Forbes: Defense Hampered by Inability to Formulate Strategy
By RICHARD R. BURGESS, Managing Editor
WASHINGTON — A lack of strategic thinking is hampering the ability of the United States to meet the defense challenges it faces in the world, a former House Armed Services Committee member said.
“The thing that worries me most is our inability to formulate, articulate and implement strategies,” former Rep. Randy Forbes, R-Va., now a senior distinguished fellow at the U.S. Naval War College, said June 27 at the Center for Strategic and International Studies, a Washington think tank. “If we don’t change how we do those strategies, I think we’re in for some very, very difficult times.
“It doesn’t do us any good to [have] fancy strategies that we keep in a safe somewhere,” he said. “We’ve got to be able to implement those strategies. Until we can articulate those strategies, we will never be able to implement them.
“We’ve got to be able to articulate if we want to get the funding; if we want to get the American people, our allies, our enemies to understand the importance of that strategy,” Forbes said. “Congress has to play a role in it.”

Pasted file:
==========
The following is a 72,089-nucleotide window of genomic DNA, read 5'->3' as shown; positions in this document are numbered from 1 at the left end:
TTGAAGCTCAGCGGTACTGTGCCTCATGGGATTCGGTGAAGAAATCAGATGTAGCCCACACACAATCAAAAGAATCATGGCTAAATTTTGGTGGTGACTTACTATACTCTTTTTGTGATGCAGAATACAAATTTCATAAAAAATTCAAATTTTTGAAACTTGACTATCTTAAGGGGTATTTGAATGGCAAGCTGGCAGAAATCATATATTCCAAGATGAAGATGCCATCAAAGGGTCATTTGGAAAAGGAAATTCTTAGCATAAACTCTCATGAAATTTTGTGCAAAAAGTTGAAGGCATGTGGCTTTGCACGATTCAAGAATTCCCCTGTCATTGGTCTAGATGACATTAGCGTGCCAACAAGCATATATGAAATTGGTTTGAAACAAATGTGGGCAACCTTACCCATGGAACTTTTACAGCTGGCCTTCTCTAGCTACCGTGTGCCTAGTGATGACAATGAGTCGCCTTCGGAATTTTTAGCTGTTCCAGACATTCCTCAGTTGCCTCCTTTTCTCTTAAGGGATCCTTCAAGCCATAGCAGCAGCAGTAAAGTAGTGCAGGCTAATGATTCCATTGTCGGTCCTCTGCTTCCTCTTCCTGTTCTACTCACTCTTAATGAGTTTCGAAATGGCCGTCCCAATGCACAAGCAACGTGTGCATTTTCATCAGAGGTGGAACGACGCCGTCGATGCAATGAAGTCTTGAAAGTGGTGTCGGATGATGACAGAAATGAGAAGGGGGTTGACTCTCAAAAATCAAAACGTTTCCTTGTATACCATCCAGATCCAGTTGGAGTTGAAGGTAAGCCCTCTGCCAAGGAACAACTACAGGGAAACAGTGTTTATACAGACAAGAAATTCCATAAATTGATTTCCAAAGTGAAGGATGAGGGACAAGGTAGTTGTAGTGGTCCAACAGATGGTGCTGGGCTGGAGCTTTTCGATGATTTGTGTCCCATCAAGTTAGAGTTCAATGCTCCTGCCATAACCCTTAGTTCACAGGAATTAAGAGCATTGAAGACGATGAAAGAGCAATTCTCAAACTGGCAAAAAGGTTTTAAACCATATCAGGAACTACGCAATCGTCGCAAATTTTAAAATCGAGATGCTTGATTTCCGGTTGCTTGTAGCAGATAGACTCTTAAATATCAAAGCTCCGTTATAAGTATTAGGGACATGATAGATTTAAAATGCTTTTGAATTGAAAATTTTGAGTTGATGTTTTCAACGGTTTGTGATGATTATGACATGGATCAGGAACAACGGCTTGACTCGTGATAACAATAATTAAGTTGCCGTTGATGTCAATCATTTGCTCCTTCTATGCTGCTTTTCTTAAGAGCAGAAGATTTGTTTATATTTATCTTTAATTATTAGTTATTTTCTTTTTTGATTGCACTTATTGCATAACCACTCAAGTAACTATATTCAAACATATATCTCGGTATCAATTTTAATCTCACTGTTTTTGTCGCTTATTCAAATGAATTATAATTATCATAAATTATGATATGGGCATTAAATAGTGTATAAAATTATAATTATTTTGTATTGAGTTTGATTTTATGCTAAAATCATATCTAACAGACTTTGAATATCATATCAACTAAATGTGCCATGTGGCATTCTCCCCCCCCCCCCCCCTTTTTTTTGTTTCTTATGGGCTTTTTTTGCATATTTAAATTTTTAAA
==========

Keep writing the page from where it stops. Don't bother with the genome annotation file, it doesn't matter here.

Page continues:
Forbes, a former chairman of the House Armed Services seapower and projection forces subcommittee, also warned of the erosion of the U.S. margins of military superiority.
“For most of us, in our lifetime we lived in a time when the United States was not only the major superpower but it was the only superpower, and as we begin to see that eroding, we sometimes forget the deterrent factor that that single category had and how that is shifting,” he said.
Forbes also noted that the United States has had five major advantages that enabled it to provide for its defense and that of much of the world: geographical, economic, technological, industrial and military. He said that these advantages were being lost in part by the cost of U.S decisions, right or wrong.
“It takes options off the table of how we deal with threats,” he said.
He acknowledged that the United States still has technological advantages but “that margin is narrowing every single day.”
Forbes said that not only is China improving its military technology, it is also fielding it in great numbers.
He also said that “we also look at our own obsession here with making sure that companies don’t get profits such that most of the innovators in the private sector no longer even want to deal with the Department of Defense.”
Forbes gave his support for a 355-ship Navy, pointing out that China “will be there in 2020.”
He said that in 2007, the Navy was able to meet 90 percent of the validated requirements of combatant commanders, but that in 2016 was able to meet only 42 percent.
Forbes also said the future of aircraft carrier rests on the capabilities of the carrier air wing, and that future unmanned systems will enable submarines to “fight like carrier groups.”